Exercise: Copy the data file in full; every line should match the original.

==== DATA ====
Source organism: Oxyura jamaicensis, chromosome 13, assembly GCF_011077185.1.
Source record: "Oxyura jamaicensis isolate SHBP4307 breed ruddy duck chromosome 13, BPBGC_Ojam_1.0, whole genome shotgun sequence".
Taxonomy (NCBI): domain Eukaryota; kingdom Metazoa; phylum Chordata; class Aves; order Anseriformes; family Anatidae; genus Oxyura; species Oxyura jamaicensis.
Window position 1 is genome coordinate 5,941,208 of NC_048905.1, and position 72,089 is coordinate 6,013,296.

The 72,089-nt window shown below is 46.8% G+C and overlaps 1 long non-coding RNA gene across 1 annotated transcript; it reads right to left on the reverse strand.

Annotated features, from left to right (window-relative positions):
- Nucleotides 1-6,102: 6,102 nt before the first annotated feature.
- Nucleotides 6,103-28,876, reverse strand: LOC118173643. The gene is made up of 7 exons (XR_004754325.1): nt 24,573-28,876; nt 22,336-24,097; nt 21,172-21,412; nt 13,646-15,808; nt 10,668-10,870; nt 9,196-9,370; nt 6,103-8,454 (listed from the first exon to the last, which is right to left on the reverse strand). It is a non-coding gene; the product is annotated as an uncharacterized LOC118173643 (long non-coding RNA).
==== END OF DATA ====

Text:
Source organism: Oxyura jamaicensis, chromosome 13, assembly GCF_011077185.1.
Source record: "Oxyura jamaicensis isolate SHBP4307 breed ruddy duck chromosome 13, BPBGC_Ojam_1.0, whole genome shotgun sequence".
Taxonomy (NCBI): domain Eukaryota; kingdom Metazoa; phylum Chordata; class Aves; order Anseriformes; family Anatidae; genus Oxyura; species Oxyura jamaicensis.
Window position 1 is genome coordinate 5,941,208 of NC_048905.1, and position 72,089 is coordinate 6,013,296.

The 72,089-nt window shown below is 46.8% G+C and overlaps 1 long non-coding RNA gene across 1 annotated transcript; it reads right to left on the reverse strand.

Annotated features, from left to right (window-relative positions):
- Nucleotides 1-6,102: 6,102 nt before the first annotated feature.
- Nucleotides 6,103-28,876, reverse strand: LOC118173643. The gene is made up of 7 exons (XR_004754325.1): nt 24,573-28,876; nt 22,336-24,097; nt 21,172-21,412; nt 13,646-15,808; nt 10,668-10,870; nt 9,196-9,370; nt 6,103-8,454 (listed from the first exon to the last, which is right to left on the reverse strand). It is a non-coding gene; the product is annotated as an uncharacterized LOC118173643 (long non-coding RNA).